It started as an innocent looking email from the Terry Fox Organization. I had participated in the Terry Fox Run as a kid in school, but also more recently for the last 12 years since going through my own cancer journey. I’d never done a hike to the top of a mountain of this magnitude before. I was intrigued. I soon decided I could do this and started a training plan that expanded upon my usual 10k running, but also included going up and down thousands of stairs. None of this training prepared me for the emotional journey I was about to take up Terry Fox Mountain.
I consider myself very lucky in many ways, first of all for surviving cancer, but in other ways as well. I grew up in a small town in southern Ontario and I got to see Terry as he passed through our town. I was only 7 years old, but remember my brothers and I jumping on our bikes to see this ‘one legged man who had cancer’ and was running across Canada!
I met a ‘new’ member of Terry’s team at the bottom of the mountain only 10 minutes into my trek who seemed to be struggling a bit with his new reality. I shared my own cancer story with him and tried to leave him with a sense of optimism and hope. Little did I know that this encounter would be my source of inspiration and strength for the day’s (at times) gruelling hike. As a cancer survivor, sometimes I feel all I can do to help is reach out to others to try to ease their suffering.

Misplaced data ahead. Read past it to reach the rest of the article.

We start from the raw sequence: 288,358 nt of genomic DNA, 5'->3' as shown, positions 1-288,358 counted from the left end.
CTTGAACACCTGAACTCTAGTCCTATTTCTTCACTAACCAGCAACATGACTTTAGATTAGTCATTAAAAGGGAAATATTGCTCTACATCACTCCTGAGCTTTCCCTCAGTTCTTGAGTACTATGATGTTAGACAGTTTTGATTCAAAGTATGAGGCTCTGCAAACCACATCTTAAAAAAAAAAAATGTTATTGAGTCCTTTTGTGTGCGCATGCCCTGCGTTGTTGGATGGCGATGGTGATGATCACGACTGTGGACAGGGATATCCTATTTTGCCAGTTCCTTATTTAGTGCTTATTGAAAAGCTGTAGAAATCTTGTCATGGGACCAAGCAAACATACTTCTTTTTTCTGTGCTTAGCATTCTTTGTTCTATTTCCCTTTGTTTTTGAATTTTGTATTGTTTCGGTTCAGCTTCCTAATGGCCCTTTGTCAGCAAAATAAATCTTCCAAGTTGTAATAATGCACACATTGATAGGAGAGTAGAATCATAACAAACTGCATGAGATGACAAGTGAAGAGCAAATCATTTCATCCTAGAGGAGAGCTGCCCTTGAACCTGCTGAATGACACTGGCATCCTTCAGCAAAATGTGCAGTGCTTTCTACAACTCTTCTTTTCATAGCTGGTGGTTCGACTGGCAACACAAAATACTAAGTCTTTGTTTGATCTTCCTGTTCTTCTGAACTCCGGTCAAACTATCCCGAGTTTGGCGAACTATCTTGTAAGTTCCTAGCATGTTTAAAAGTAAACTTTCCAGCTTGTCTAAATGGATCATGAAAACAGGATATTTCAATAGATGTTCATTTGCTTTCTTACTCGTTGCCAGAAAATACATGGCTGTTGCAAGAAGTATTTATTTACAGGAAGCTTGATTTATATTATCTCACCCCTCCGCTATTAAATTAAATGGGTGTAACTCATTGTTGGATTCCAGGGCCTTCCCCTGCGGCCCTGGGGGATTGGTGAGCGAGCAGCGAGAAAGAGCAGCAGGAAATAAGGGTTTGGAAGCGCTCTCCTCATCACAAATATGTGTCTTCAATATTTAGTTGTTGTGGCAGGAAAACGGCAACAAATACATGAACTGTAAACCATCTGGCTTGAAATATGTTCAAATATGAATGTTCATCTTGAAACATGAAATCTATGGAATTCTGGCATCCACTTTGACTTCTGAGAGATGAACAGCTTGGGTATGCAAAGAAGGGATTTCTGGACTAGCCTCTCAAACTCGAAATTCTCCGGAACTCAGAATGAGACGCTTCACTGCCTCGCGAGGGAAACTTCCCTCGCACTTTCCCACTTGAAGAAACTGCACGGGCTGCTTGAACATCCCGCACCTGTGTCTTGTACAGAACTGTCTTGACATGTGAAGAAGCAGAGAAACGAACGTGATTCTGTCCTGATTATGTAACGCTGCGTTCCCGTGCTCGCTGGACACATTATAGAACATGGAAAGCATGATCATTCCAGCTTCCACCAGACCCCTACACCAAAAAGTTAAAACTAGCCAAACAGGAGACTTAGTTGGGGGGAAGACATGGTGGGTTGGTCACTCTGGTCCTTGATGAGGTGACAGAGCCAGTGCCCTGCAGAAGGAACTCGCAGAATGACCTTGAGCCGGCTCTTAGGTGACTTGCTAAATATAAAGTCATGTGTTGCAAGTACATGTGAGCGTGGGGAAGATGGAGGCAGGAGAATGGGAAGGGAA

Once we got above the tree line out in the open, we were in fog, in a cloud. This continued for the rest of the day and diminished our views from the mountain. As I was trudging up the trail this had me thinking about the parallels with cancer. Cancer is indiscriminate and does not care who it hits, or when. It doesn’t wait for a sunny day, or a day when it might be convenient to you. It just hits you when it wants to. Like the fog on this day, I didn’t let it discourage me and I made it to the summit. I defeated the summit with the same willpower and positive attitude that I used to beat cancer.
It was an incredible feeling making it to the summit of a mountain that was named after our greatest Canadian hero ,Terry Fox, and doing it beside Terry’s brother Fred. We had a short break on the summit to take pictures, sign the ‘guestbook,’ and have a snack before we started back down.
The hardest part of the day was over, but there was still a 4 to 5 hour thigh burning decent. The pain was real, but I often put it into perspective by comparing it to what Terry would have endured, day in and day out running a marathon a day, for days on end.
My pain was nothing.
This part of the hike seemed to pass quickly. We soon found ourselves at the trailhead where we congratulated each other on a great day, in the shadow of the trailhead marker that reads “YOUR LEGACY LIVES ON TERRY”.
I was so glad to be part of the 2016 Trek. It was inspiring to meet several of Terry’s family members who are involved in the Terry Fox Organization, carrying the torch, keeping Terry’s Dream alive.
Alan Maclean – Terry’s Team Member, Trek participant